After showing gradual improvement over the course of his career at Tulsa, fifth-year senior Steven Idlet
will need to need to make another jump this season in order to establish himself as a legitimate NBA prospect. Idlet played only 26 minutes per game as a junior, but is Tulsa's leading returning scorer and rebounder, and should have a chance to see an increased role as a senior, with the departure of 20 point per game scorer Justin Hurtt
Idlet's intrigue starts with his size at 6'11 with what appears to be solid length, and a lean frame that he has worked hard to build up since arriving at Tulsa. With that said, he could still stand to add quite a bit more strength to be able to compete with NBA caliber big men on a nightly basis. In terms of his athleticism, Idlet is limited with his explosiveness, but he does have decent mobility and runs the floor fairly well for a player his size.
Offensively, Idlet functions in Coach Doug Wojcik's offense as a true back-to-the-basket big man, who knows his role and has put in the work to improve his skill set. As a junior, 64% of Idlet's used possessions came on post up opportunities, which was more than any other player in the country. He displayed solid footwork and a variety of moves in the post, with the ability to turn to either shoulder and finish with both hands with a soft touch.
Many of the problems he faces in the post revolve around his lack of bulk and strength, as he has trouble establishing good position at times, and can be muscled around on the block and when he attempts to finish at the rim. It will be interesting to see how handles the extra attention he may receive this season, with more of the offense likely to be run through him in the post.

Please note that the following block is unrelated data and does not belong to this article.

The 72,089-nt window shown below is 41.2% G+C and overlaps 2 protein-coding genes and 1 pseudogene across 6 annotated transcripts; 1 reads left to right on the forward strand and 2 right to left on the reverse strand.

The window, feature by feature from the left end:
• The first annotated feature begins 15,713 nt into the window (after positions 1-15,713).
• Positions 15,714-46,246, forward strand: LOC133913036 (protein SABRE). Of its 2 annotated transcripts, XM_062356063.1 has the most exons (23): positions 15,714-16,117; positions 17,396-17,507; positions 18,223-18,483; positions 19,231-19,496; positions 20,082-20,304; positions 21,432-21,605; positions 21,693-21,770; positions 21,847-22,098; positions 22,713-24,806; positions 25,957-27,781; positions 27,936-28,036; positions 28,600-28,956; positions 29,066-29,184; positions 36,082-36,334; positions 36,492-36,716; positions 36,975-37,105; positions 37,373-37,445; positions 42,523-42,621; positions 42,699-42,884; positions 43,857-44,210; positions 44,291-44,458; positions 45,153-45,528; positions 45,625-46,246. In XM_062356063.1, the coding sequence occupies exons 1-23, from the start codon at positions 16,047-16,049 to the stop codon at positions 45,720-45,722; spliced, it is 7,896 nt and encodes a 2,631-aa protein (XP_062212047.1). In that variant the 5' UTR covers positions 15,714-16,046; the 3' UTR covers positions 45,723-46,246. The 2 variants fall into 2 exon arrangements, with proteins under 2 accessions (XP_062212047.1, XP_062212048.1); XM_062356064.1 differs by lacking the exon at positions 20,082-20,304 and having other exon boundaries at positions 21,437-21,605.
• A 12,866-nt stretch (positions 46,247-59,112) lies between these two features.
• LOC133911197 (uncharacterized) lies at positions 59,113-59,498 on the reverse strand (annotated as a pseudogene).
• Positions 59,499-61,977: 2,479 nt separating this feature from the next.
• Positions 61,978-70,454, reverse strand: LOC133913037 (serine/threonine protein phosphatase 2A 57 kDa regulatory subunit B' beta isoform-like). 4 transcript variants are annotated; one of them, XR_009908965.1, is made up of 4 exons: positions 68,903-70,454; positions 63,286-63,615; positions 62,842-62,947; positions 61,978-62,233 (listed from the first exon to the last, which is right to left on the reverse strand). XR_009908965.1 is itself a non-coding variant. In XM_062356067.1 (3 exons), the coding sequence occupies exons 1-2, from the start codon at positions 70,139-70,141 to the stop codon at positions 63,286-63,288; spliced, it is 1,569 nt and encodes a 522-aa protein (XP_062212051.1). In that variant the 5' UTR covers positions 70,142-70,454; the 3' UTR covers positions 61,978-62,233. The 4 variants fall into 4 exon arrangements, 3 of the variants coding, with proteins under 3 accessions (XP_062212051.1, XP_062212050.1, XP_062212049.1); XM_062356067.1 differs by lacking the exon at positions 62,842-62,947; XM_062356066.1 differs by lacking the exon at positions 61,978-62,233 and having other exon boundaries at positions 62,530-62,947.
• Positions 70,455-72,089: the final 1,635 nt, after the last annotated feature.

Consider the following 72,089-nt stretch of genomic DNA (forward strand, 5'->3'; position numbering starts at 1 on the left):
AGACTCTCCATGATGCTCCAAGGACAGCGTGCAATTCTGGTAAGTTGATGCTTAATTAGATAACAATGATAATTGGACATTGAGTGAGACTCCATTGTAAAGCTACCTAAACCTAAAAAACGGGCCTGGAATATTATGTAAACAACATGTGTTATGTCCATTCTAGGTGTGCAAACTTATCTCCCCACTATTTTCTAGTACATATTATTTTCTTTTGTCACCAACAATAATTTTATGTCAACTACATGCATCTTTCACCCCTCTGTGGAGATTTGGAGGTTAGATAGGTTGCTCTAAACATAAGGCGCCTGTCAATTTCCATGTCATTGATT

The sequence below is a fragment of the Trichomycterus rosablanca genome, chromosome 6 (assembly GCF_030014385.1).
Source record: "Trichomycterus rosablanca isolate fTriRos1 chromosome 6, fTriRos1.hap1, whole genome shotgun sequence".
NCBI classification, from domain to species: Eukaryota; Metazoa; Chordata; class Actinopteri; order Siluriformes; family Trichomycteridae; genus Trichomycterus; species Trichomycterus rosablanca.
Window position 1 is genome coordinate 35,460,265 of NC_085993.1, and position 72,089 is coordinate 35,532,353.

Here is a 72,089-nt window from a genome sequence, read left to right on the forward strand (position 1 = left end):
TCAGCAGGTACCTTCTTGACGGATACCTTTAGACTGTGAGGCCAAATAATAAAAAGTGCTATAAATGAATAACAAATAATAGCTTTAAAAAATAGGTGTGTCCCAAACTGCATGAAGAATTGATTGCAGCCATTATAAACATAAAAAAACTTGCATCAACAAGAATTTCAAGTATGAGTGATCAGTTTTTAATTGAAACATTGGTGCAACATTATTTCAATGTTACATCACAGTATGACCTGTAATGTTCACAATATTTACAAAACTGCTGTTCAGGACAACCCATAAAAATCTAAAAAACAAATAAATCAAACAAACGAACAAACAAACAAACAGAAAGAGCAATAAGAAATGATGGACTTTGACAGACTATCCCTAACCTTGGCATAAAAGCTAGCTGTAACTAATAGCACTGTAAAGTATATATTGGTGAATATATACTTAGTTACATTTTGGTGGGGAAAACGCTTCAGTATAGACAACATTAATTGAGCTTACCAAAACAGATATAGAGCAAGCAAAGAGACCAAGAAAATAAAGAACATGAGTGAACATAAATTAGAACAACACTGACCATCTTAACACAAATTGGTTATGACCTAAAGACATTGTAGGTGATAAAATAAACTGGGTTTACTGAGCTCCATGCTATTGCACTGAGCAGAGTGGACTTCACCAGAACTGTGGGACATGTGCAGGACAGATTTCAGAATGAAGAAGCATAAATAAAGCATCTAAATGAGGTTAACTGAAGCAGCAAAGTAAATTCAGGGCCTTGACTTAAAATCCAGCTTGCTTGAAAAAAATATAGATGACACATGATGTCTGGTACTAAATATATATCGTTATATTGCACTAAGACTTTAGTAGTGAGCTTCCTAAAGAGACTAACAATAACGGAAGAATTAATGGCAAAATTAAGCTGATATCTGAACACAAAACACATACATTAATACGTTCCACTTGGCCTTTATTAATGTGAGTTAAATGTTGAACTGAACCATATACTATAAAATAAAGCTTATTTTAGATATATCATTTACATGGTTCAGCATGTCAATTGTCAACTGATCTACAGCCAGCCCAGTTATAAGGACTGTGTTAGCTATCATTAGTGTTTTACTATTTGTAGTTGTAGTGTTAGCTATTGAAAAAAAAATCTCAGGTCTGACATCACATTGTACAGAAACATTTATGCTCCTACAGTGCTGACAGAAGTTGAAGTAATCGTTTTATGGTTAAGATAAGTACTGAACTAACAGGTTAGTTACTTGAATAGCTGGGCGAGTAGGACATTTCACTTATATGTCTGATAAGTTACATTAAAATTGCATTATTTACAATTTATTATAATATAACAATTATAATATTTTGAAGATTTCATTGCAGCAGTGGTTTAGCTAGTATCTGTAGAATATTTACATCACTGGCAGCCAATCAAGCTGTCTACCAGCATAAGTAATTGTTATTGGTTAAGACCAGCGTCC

While he attempted less than one jumper per game last season, Idlet looks to have the potential to be serviceable as a mid-range catch-and-shoot option, and somebody who can be used in pick-and-pops. He connected on a solid 45% of his jump shots as a junior, albeit in a very small sample size, showing a fairly smooth stroke and high release point. He also made over 70% of his free throws in each of his past two seasons, further backing up his potential as a floor spacer in the mid-range.
On the defensive end, Idlet will face some big question marks, as he lacks the physical tools to be able to defend most NBA level big men. He competes hard and seems to be very coachable, but he doesn't have the bulk or strength to defend one-on-one in the post, and he isn't much of a threat as a shot blocker or rim-protector. As a rebounder, Idlet's production is below average
for what NBA scouts would like to see from a player at his position, pulling down just 9.5 rebounds per-40 minutes pace adjusted last season.
Going into his final college season, it will be interesting to see if Idlet makes another jump in his production, just as he has in his first few seasons. He is still an under the radar prospect at this point, and getting drafted is likely a stretch. However, skilled 6'11 post players don't grow on trees, so he should at least get a chance to prove himself in the pre-draft process at Portsmouth, in NBA workouts and in summer league, where he could potentially open up more eyes.